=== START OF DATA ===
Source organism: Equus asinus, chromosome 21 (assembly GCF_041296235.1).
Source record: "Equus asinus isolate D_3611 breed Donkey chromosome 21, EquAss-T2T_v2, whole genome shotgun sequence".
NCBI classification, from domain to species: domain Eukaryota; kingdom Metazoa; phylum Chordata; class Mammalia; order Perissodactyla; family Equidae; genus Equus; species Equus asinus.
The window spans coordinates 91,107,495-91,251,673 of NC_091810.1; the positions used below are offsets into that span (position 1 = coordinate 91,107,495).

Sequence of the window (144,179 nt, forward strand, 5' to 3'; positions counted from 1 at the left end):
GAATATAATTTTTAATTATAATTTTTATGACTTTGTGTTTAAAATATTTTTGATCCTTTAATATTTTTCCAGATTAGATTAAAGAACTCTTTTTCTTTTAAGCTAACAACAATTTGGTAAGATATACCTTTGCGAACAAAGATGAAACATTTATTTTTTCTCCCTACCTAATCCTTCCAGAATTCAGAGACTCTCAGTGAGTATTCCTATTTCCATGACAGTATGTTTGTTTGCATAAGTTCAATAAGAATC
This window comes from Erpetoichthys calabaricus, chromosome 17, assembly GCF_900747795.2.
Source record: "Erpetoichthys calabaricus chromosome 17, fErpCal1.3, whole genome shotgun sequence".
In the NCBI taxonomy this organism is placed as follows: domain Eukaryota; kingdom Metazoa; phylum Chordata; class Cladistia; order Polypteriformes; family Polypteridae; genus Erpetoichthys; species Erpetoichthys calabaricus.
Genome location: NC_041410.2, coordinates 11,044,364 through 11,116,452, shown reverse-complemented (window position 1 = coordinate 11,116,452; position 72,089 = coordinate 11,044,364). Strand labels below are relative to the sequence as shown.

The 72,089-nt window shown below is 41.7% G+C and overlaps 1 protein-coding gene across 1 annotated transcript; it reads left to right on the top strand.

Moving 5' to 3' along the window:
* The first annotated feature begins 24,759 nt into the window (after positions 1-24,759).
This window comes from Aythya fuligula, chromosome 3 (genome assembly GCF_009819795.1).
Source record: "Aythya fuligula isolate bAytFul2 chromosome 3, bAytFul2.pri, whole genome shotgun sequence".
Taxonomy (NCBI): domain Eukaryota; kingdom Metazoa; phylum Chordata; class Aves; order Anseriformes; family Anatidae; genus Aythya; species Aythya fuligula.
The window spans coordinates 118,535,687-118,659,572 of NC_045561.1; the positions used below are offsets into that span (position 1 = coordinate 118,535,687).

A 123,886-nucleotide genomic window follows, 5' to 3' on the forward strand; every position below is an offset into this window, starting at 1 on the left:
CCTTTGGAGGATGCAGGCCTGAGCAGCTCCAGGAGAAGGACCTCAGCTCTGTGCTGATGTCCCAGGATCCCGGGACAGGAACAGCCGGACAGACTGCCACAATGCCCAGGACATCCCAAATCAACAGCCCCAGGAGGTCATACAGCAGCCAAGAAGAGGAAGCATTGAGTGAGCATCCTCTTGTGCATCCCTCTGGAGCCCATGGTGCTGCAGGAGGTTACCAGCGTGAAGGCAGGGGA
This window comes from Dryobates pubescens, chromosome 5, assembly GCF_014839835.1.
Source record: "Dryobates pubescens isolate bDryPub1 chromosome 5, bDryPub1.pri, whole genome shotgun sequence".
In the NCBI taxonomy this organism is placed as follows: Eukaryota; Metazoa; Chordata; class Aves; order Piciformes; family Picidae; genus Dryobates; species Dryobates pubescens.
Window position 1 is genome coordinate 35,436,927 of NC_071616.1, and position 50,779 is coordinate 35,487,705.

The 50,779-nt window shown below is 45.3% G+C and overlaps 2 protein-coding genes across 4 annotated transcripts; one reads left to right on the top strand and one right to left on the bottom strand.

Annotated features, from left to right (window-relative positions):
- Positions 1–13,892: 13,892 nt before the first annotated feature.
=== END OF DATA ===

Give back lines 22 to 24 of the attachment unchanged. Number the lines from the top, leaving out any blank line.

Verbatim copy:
In the NCBI taxonomy this organism is placed as follows: Eukaryota; Metazoa; Chordata; class Aves; order Piciformes; family Picidae; genus Dryobates; species Dryobates pubescens.
Window position 1 is genome coordinate 35,436,927 of NC_071616.1, and position 50,779 is coordinate 35,487,705.

The 50,779-nt window shown below is 45.3% G+C and overlaps 2 protein-coding genes across 4 annotated transcripts; one reads left to right on the top strand and one right to left on the bottom strand.